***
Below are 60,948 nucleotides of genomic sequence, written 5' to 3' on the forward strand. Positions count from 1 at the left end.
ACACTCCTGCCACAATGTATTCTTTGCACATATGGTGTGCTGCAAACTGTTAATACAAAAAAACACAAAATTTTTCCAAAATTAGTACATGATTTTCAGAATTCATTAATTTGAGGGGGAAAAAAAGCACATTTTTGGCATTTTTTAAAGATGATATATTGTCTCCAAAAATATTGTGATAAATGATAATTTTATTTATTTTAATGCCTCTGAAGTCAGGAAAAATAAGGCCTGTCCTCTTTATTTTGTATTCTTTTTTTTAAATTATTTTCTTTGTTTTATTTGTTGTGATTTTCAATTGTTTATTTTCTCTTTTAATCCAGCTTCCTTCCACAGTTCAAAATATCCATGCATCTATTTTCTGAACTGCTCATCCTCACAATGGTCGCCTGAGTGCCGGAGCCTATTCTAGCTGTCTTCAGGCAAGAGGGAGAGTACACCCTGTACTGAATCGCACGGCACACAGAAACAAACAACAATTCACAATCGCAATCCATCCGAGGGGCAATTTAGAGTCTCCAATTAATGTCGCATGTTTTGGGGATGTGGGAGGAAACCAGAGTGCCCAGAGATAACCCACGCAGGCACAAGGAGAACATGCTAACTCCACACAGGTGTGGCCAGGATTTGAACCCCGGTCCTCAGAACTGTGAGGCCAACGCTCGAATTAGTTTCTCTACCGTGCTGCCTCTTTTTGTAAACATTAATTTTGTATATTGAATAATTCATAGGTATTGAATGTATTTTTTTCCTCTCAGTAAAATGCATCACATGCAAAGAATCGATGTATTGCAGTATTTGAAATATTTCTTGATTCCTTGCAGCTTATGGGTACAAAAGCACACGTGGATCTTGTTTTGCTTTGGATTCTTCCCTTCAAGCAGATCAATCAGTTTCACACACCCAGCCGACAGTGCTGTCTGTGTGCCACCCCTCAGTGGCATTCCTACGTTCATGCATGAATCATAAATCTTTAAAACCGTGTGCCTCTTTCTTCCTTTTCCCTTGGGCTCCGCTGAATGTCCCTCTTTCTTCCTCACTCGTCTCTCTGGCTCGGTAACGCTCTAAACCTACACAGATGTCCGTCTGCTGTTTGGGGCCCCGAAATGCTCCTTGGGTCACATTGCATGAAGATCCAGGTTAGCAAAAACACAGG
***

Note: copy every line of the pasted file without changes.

Below are 60,948 nucleotides of genomic sequence, written 5' to 3' on the forward strand. Positions count from 1 at the left end.
ACACTCCTGCCACAATGTATTCTTTGCACATATGGTGTGCTGCAAACTGTTAATACAAAAAAACACAAAATTTTTCCAAAATTAGTACATGATTTTCAGAATTCATTAATTTGAGGGGGAAAAAAAGCACATTTTTGGCATTTTTTAAAGATGATATATTGTCTCCAAAAATATTGTGATAAATGATAATTTTATTTATTTTAATGCCTCTGAAGTCAGGAAAAATAAGGCCTGTCCTCTTTATTTTGTATTCTTTTTTTTAAATTATTTTCTTTGTTTTATTTGTTGTGATTTTCAATTGTTTATTTTCTCTTTTAATCCAGCTTCCTTCCACAGTTCAAAATATCCATGCATCTATTTTCTGAACTGCTCATCCTCACAATGGTCGCCTGAGTGCCGGAGCCTATTCTAGCTGTCTTCAGGCAAGAGGGAGAGTACACCCTGTACTGAATCGCACGGCACACAGAAACAAACAACAATTCACAATCGCAATCCATCCGAGGGGCAATTTAGAGTCTCCAATTAATGTCGCATGTTTTGGGGATGTGGGAGGAAACCAGAGTGCCCAGAGATAACCCACGCAGGCACAAGGAGAACATGCTAACTCCACACAGGTGTGGCCAGGATTTGAACCCCGGTCCTCAGAACTGTGAGGCCAACGCTCGAATTAGTTTCTCTACCGTGCTGCCTCTTTTTGTAAACATTAATTTTGTATATTGAATAATTCATAGGTATTGAATGTATTTTTTTCCTCTCAGTAAAATGCATCACATGCAAAGAATCGATGTATTGCAGTATTTGAAATATTTCTTGATTCCTTGCAGCTTATGGGTACAAAAGCACACGTGGATCTTGTTTTGCTTTGGATTCTTCCCTTCAAGCAGATCAATCAGTTTCACACACCCAGCCGACAGTGCTGTCTGTGTGCCACCCCTCAGTGGCATTCCTACGTTCATGCATGAATCATAAATCTTTAAAACCGTGTGCCTCTTTCTTCCTTTTCCCTTGGGCTCCGCTGAATGTCCCTCTTTCTTCCTCACTCGTCTCTCTGGCTCGGTAACGCTCTAAACCTACACAGATGTCCGTCTGCTGTTTGGGGCCCCGAAATGCTCCTTGGGTCACATTGCATGAAGATCCAGGTTAGCAAAAACACAGG